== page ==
Jackson Center Presents “The Ethics of Spiritual Care for the Imprisoned: Nuremberg and Today”

Article Contributed by
Robert H. Jackson Center

The Robert H. Jackson Center, a non-profit dedicated to promoting liberty under law through the examination of the life and work of Supreme Court Justice Robert H. Jackson, and his legacy’s relevance to current events and issues, announced that it will present “The Ethics of Spiritual Care for the Imprisoned: Nuremberg and Today,” in its continuing commemoration of the 70th anniversary of the Nuremberg Trial. Robert H. Jackson Center Executive Director Susan Moran Murphy made the announcement.

The March 9, 2016 event begins at 7:00pm in the Cappa Theater at the Jackson Center, 305 East Fourth Street, Jamestown, NY. This program is free and open to the public.

Seventy years ago, Father Sixtus O’Connor and Pastor Henry Gerecke stared into the eyes of evil and refused to blink. Under the principles of international law, as set forth in the Geneva Convention, these two men of faith heeded the call to provide spiritual counseling to enemies of the state. Ministering to Hermann Göring, Albert Speer, Wilhelm Keitel, Joachim von Ribbentrop, and other imprisoned Nazis -the henchman of Hitler’s nightmare- would prove to be one of the most rigorous challenges humanity would ever face to its core principles. The depth of this challenge is eloquently recounted in author Tim Townsend’s bestselling book, “Mission at Nuremberg.”

Gregory L. Peterson, partner at Phillips Lytle LLP, as well as co-founder and board member of the Robert H. Jackson Center, will open the program by presenting a case study on Pastor Gerecke and Father Sixtus O’Connor (St. Bonaventure University alumnus) who endeavored to “save the souls” of the Nazis by leading them down a spiritual path of repentance and forgiveness, as that story is detailed in the book. By examining what these men of faith faced, not only in the stark prison cells within the Palace of Justice, but abroad, where they were vilified by the general public for ‘fraternizing’ with Nazis. People were outraged that priests would give audience to men who had systematically strived to obliterate anyone of the Jewish faith, all non-Aryans and those who did not unquestionably fit within and accept Nazi ideology.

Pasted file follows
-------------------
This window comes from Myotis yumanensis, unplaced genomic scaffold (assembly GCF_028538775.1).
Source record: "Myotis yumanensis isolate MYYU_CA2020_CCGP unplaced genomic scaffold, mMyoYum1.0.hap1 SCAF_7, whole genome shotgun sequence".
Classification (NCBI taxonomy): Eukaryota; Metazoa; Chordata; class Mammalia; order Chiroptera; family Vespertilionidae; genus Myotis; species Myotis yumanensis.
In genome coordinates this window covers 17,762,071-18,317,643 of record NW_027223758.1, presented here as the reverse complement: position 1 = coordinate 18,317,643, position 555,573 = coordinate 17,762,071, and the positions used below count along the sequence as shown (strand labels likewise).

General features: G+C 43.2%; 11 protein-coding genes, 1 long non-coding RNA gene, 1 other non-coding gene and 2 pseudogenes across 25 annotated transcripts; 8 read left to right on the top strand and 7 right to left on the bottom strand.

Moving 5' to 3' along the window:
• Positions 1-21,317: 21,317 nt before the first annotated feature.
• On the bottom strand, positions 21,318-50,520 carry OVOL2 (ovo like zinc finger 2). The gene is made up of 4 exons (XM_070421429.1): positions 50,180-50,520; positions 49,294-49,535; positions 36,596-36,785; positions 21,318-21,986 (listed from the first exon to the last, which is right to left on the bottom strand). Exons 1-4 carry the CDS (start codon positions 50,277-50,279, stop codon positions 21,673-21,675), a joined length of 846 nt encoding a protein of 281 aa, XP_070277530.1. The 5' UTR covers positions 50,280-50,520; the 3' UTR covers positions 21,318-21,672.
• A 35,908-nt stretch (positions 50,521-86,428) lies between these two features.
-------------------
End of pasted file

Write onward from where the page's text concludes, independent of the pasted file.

Fast forwarding to 2016, the program will shift to a panel of four representatives from the three Abrahamic faiths to discuss how different religions deal with incarcerated individuals and the prospect of “forgiveness.” Luke Fodor, Rector of St. Luke’s Church Jamestown will facilitate the discussion with Sam Qadri, Director of Jamestown Islamic Society Community Outreach (Jamestown), Linda Dunn, President of Temple Beth El (Dunkirk) and Maj. Tom Geisler (Prison Chaplain). Can a religious representative provide spiritual care that leads an individual to be accountable for his crimes? What are a religious community’s obligations in caring for those incarcerated? Can human kind be saved from self-inflicted destruction by summoning the courage to value ethics as the safeguard against the abuse of liberty? These questions, and more, will be addressed during what promises to be a very thought provoking evening.

Justice Robert H. Jackson cautioned the world, over sixty years ago, that “[w]e can afford no liberties with liberty itself.” United States v. Spector, 343 US 169, 180 (1952) (dissent). History has proven on countless occasions that, during times of conflict, basic civil liberties are generally the first casualties. Join the Robert H. Jackson Center on March 9, 2016 to explore how society can live up to the ethical standards the Constitution requires to safeguard against the destruction of its underlying principles.

The Robert H. Jackson Center is a 501(c) (3) nonprofit organization that envisions a global society where the universal principles of equality, fairness and justice prevail. The Center invites and engages scholars, educators, national officials and international dignitaries to analyze contemporary issues of peace and justice through the relevance of Justice Jackson’s body of work.